And to see others rally behind the Brownies, to cheer us on, to lift us up when we are down, to join us when we utter the rallying cry to stand up and be counted, to share sunny weekends and stormy ones at Bukit Brown, and just patiently adding to the knowledge we are just uncovering day by day, gently correcting our mistakes, boldly stepping in with expertise, shaping the very history of this campaign. Amazing. Very moved……”
Bukit Brown – one of the three sites Singaporeans voted as a sacred place.
The overgrown graves stretching for 200ha bang amid the city bustle make for a restful, peaceful spot rare in urban Singapore.
But when Bukit Brown Cemetery was slated for redevelopment for roads and residential buildings, it was more than its lush beauty that resulted in that rarity in Singapore – vocal protests to preserve it.
The site tugged at Singaporeans’ heartstrings, being the resting place of many forefathers of the country, a living repository of the Chinese diaspora’s tomb culture and design, and where descendants today visit for traditional rituals such as tomb sweeping.
Two civil societies – the Singapore Heritage Society and heritage enthusiasts who dub themselves “the Brownies” – organised petitions and embarked on efforts to document tombs.
No substantial concessions were made by the Government, however, to save the site from an eight-lane road running across it. It is also slated for residential development beginning with its southern portion.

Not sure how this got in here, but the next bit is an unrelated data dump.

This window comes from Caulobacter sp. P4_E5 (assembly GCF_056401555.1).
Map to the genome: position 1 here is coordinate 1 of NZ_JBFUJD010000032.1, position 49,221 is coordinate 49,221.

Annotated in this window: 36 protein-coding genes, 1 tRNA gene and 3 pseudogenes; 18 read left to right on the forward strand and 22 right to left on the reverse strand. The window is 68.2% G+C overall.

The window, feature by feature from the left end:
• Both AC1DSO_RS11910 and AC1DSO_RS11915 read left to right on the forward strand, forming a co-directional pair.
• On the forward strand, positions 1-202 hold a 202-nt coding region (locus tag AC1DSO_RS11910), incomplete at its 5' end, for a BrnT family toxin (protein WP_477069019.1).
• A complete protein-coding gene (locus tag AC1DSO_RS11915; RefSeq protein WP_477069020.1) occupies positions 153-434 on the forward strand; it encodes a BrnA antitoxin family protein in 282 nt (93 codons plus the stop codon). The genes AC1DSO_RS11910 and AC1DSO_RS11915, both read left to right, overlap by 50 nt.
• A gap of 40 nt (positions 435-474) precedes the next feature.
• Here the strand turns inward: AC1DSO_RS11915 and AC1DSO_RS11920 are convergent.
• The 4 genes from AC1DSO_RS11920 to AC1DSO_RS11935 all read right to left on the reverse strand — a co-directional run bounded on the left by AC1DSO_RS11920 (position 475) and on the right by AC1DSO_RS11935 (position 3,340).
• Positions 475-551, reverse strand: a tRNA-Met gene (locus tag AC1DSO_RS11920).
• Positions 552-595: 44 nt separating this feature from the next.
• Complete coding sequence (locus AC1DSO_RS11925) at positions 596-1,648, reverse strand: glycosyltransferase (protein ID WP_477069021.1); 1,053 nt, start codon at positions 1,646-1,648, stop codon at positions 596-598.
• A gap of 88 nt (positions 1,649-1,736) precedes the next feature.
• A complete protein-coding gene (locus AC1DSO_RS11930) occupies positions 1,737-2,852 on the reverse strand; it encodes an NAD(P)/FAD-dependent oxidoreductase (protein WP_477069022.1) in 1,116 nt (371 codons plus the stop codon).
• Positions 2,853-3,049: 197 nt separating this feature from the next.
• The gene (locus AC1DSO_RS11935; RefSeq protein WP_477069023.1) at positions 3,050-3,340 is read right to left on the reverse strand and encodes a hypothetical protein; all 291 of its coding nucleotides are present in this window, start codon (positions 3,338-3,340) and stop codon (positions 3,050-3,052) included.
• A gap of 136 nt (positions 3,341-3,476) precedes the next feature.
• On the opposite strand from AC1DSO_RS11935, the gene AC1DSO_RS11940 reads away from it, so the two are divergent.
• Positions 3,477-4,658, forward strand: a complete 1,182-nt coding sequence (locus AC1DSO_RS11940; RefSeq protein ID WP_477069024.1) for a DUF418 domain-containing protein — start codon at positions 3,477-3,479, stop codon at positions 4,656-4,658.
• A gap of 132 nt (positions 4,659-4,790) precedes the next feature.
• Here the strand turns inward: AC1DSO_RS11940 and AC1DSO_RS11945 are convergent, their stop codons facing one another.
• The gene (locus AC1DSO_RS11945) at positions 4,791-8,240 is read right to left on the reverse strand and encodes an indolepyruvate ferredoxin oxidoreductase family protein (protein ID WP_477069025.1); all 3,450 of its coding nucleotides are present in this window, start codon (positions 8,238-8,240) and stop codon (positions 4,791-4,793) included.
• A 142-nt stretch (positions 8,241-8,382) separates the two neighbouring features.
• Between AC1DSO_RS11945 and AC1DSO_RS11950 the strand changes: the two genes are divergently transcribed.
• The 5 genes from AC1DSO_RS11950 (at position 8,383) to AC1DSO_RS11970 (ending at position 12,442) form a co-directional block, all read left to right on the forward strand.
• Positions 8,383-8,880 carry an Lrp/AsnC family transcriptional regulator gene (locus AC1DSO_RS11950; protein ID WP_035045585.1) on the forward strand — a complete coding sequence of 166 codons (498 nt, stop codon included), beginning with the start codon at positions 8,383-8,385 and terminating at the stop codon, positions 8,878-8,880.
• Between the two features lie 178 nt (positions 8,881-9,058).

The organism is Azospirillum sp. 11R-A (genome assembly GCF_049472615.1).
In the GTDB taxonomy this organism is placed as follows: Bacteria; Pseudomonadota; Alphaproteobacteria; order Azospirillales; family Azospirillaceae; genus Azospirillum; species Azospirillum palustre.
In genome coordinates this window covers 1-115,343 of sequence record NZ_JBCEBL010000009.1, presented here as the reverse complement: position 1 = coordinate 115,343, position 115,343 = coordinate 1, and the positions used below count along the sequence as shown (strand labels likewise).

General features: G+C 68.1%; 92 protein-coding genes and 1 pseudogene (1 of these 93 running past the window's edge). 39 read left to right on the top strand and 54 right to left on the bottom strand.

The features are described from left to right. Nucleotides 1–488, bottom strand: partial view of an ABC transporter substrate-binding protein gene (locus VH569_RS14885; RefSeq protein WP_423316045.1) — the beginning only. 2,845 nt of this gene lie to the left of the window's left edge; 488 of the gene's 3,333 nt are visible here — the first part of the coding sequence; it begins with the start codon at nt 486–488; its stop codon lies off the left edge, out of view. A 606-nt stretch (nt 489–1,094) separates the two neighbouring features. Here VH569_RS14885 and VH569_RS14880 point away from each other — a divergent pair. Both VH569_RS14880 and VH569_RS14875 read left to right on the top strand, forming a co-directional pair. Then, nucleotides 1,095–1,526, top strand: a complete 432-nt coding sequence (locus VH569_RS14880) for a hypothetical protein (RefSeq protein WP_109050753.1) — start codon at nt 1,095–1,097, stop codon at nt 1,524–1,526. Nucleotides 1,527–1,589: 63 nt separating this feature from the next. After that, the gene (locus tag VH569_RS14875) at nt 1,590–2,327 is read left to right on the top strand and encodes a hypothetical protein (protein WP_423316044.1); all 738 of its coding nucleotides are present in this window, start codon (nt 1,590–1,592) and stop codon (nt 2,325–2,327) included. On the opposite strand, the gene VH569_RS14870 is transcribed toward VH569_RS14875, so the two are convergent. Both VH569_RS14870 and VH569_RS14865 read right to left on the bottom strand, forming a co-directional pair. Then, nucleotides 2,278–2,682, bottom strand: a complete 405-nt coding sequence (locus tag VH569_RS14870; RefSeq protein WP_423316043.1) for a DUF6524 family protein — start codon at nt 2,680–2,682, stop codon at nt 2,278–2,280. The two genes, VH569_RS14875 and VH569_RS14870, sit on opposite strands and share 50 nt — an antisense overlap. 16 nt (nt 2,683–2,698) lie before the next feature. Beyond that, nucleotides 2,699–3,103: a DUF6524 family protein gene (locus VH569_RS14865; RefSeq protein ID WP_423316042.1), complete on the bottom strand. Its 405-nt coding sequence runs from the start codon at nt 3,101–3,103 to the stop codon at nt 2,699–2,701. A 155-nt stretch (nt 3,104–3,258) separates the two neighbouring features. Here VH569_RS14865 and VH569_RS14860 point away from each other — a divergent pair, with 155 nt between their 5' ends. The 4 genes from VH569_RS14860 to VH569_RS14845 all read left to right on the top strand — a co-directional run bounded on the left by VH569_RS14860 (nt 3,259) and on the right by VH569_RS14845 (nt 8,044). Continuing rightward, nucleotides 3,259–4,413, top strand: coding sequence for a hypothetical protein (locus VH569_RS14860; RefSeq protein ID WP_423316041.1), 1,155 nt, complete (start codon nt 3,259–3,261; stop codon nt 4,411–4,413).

Yet, it’s among the top three sites that Singaporeans deemed as “sacred” places in a recent Straits Times poll.
The poll itself followed a call by academic Kishore Mahbubani, dean of the Lee Kuan Yew School of Public Policy, for a list of sacred spaces and places to foster a love for Singapore, to help it fully become a true city.
Singapore already has essential aspects such as “busyness” and being “safe”, he said in a commentary in The Straits Times, citing American urban geographer Joel Kotkin. However, it lacks the sacred, he said, which Kotkin defines as any unique institution or spot “that (makes) one feel an irrational commitment to a place”.
Certainly, pockets of the population saw the Bukit Brown protests as verging on irrational, given the need for more roads in congested Singapore.
Still, Professor Kishore’s commentary comes amid increasing efforts to make more of Singapore’s heritage, such as the conservation bid by Pearl Bank Apartments’ owners in April.